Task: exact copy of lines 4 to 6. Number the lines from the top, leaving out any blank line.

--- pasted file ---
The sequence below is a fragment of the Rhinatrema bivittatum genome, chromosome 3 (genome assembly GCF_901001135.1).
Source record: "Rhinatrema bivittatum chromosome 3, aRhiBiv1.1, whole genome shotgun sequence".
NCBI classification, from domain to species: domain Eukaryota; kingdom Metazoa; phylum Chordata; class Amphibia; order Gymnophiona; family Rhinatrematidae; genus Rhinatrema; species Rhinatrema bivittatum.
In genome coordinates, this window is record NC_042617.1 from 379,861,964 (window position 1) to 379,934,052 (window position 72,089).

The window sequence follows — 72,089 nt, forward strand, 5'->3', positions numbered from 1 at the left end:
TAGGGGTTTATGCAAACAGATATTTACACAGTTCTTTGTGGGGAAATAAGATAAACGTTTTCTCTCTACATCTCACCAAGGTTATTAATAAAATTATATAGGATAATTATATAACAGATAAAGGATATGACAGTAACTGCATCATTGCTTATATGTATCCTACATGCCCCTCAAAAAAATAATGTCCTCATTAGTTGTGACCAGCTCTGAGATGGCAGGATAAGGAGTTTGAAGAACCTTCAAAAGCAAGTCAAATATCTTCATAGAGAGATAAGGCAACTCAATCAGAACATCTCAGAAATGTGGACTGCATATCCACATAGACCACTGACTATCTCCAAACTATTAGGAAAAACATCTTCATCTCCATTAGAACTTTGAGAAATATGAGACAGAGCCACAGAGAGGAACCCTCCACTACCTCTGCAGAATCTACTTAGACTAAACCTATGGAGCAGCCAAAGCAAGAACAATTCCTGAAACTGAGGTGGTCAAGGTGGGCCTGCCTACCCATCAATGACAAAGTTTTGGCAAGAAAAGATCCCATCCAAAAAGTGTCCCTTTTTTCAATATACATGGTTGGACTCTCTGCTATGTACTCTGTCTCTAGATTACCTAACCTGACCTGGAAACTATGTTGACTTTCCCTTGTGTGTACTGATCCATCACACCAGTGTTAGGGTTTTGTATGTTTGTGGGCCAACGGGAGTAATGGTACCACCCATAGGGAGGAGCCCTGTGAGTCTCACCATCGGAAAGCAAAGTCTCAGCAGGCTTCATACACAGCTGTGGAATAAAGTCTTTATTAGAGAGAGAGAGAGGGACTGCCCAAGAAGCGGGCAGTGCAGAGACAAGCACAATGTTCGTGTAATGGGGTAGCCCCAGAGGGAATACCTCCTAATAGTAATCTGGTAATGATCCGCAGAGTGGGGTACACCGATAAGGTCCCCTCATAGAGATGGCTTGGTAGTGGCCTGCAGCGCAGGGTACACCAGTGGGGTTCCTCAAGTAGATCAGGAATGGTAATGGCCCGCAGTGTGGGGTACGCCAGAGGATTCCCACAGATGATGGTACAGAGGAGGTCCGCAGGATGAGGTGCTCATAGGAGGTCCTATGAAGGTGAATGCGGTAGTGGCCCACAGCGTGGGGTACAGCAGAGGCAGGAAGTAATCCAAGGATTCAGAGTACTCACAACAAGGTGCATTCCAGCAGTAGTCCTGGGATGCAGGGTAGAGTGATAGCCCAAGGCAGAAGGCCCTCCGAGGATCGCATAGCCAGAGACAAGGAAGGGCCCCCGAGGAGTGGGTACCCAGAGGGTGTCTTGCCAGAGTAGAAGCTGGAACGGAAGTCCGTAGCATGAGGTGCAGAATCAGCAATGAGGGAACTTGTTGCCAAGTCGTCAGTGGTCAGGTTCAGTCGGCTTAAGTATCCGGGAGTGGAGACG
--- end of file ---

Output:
In genome coordinates, this window is record NC_042617.1 from 379,861,964 (window position 1) to 379,934,052 (window position 72,089).

The window sequence follows — 72,089 nt, forward strand, 5'->3', positions numbered from 1 at the left end:
TAGGGGTTTATGCAAACAGATATTTACACAGTTCTTTGTGGGGAAATAAGATAAACGTTTTCTCTCTACATCTCACCAAGGTTATTAATAAAATTATATAGGATAATTATATAACAGATAAAGGATATGACAGTAACTGCATCATTGCTTATATGTATCCTACATGCCCCTCAAAAAAATAATGTCCTCATTAGTTGTGACCAGCTCTGAGATGGCAGGATAAGGAGTTTGAAGAACCTTCAAAAGCAAGTCAAATATCTTCATAGAGAGATAAGGCAACTCAATCAGAACATCTCAGAAATGTGGACTGCATATCCACATAGACCACTGACTATCTCCAAACTATTAGGAAAAACATCTTCATCTCCATTAGAACTTTGAGAAATATGAGACAGAGCCACAGAGAGGAACCCTCCACTACCTCTGCAGAATCTACTTAGACTAAACCTATGGAGCAGCCAAAGCAAGAACAATTCCTGAAACTGAGGTGGTCAAGGTGGGCCTGCCTACCCATCAATGACAAAGTTTTGGCAAGAAAAGATCCCATCCAAAAAGTGTCCCTTTTTTCAATATACATGGTTGGACTCTCTGCTATGTACTCTGTCTCTAGATTACCTAACCTGACCTGGAAACTATGTTGACTTTCCCTTGTGTGTACTGATCCATCACACCAGTGTTAGGGTTTTGTATGTTTGTGGGCCAACGGGAGTAATGGTACCACCCATAGGGAGGAGCCCTGTGAGTCTCACCATCGGAAAGCAAAGTCTCAGCAGGCTTCATACACAGCTGTGGAATAAAGTCTTTATTAGAGAGAGAGAGAGGGACTGCCCAAGAAGCGGGCAGTGCAGAGACAAGCACAATGTTCGTGTAATGGGGTAGCCCCAGAGGGAATACCTCCTAATAGTAATCTGGTAATGATCCGCAGAGTGGGGTACACCGATAAGGTCCCCTCATAGAGATGGCTTGGTAGTGGCCTGCAGCGCAGGGTACACCAGTGGGGTTCCTCAAGTAGATCAGGAATGGTAATGGCCCGCAGTGTGGGGTACGCCAGAGGATTCCCACAGATGATGGTACAGAGGAGGTCCGCAGGATGAGGTGCTCATAGGAGGTCCTATGAAGGTGAATGCGGTAGTGGCCCACAGCGTGGGGTACAGCAGAGGCAGGAAGTAATCCAAGGATTCAGAGTACTCACAACAAGGTGCATTCCAGCAGTAGTCCTGGGATGCAGGGTAGAGTGATAGCCCAAGGCAGAAGGCCCTCCGAGGATCGCATAGCCAGAGACAAGGAAGGGCCCCCGAGGAGTGGGTACCCAGAGGGTGTCTTGCCAGAGTAGAAGCTGGAACGGAAGTCCGTAGCATGAGGTGCAGAATCAGCAATGAGGGAACTTGTTGCCAAGTCGTCAGTGGTCAGGTTCAGTCGGCTTAAGTATCCGGGAGTGGAGACG